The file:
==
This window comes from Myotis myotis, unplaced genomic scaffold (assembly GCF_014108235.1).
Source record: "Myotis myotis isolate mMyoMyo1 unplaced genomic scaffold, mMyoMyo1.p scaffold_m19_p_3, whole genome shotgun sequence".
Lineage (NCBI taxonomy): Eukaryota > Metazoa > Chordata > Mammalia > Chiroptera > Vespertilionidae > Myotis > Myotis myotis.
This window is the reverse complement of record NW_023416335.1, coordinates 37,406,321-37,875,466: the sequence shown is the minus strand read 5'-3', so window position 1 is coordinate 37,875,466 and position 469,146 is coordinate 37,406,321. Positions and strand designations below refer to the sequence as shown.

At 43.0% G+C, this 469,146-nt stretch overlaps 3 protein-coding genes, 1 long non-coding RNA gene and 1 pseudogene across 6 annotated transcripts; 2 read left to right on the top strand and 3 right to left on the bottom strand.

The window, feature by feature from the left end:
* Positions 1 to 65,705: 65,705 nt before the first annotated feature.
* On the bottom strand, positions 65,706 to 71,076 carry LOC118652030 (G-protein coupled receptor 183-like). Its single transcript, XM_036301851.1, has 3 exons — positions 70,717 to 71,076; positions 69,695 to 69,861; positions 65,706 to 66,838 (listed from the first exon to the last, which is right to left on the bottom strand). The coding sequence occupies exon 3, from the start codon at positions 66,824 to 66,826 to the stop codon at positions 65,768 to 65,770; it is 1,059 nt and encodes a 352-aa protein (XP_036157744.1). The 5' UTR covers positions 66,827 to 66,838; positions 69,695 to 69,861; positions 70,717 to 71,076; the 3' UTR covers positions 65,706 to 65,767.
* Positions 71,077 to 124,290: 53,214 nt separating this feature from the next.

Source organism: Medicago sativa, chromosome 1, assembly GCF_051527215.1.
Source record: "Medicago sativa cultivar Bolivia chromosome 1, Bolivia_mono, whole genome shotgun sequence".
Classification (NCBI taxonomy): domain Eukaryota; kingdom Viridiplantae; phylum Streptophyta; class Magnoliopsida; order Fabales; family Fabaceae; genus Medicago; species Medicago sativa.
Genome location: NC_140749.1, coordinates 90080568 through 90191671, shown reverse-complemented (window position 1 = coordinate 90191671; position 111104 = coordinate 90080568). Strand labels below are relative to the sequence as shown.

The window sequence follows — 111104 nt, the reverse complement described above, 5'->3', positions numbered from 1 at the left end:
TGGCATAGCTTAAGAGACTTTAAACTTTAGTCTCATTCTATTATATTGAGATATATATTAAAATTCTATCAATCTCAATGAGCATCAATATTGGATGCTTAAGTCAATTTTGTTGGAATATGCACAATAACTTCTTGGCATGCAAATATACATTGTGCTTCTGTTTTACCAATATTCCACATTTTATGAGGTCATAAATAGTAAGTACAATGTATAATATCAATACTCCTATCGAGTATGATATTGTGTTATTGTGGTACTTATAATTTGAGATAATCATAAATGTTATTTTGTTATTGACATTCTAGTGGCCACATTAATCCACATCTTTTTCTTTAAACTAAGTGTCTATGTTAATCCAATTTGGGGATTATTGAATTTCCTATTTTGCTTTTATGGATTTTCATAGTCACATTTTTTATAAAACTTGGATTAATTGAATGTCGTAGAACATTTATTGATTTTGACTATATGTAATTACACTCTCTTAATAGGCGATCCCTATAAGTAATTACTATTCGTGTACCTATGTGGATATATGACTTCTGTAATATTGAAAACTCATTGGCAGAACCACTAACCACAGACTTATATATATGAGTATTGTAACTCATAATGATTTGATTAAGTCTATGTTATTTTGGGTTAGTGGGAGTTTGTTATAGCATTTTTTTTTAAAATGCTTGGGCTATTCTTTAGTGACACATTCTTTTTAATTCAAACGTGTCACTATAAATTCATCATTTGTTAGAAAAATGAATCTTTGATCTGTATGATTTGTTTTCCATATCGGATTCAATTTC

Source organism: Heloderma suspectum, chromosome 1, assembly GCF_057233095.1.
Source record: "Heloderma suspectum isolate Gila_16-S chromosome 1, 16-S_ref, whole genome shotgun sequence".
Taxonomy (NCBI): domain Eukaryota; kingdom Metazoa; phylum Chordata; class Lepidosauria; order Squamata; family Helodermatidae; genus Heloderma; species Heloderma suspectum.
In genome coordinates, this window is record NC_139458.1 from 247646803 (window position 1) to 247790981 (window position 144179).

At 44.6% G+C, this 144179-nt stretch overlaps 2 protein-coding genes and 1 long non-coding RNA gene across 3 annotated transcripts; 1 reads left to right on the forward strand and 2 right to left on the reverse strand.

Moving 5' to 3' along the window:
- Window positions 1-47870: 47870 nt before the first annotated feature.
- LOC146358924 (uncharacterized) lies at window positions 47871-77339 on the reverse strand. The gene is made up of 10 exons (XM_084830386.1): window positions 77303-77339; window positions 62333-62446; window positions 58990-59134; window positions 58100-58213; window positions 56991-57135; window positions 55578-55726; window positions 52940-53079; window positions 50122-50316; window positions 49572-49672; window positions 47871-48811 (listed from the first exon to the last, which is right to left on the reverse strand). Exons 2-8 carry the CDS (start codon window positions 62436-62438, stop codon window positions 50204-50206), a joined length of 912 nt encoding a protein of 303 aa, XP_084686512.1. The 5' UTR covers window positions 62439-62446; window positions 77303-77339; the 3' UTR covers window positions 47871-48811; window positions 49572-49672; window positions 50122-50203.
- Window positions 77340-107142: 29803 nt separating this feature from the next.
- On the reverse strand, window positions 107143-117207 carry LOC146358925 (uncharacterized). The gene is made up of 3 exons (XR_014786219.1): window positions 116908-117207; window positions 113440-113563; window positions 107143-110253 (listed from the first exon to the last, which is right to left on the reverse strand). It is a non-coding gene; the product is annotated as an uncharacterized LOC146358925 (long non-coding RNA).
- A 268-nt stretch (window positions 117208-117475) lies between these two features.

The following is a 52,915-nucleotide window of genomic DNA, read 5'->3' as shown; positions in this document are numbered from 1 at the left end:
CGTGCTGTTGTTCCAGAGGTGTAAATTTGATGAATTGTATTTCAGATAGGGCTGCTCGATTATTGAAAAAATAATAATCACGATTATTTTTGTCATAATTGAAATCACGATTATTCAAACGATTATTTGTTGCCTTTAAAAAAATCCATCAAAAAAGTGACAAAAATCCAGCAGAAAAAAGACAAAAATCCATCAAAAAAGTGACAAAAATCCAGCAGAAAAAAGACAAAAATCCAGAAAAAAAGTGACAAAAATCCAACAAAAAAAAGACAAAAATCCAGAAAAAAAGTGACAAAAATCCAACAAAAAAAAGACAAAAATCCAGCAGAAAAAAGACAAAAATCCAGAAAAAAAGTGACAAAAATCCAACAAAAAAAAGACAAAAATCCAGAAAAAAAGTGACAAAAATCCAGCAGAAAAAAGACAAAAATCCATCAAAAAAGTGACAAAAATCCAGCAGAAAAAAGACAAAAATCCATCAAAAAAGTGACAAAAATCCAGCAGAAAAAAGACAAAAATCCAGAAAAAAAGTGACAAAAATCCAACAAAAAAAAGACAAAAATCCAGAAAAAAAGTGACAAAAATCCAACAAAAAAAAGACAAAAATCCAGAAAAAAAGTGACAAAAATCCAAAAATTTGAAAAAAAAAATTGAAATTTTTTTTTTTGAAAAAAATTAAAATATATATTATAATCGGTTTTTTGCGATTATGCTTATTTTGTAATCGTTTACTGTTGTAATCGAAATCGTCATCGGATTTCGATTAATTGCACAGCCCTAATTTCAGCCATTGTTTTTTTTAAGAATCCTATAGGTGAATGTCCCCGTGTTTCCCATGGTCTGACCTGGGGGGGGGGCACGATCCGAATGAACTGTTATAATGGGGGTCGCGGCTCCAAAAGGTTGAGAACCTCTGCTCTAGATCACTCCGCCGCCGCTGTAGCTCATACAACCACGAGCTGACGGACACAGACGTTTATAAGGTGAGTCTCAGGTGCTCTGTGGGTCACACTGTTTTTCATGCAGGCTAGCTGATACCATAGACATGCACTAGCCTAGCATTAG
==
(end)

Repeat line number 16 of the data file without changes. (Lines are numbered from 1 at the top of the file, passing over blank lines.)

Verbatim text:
Source organism: Heloderma suspectum, chromosome 1, assembly GCF_057233095.1.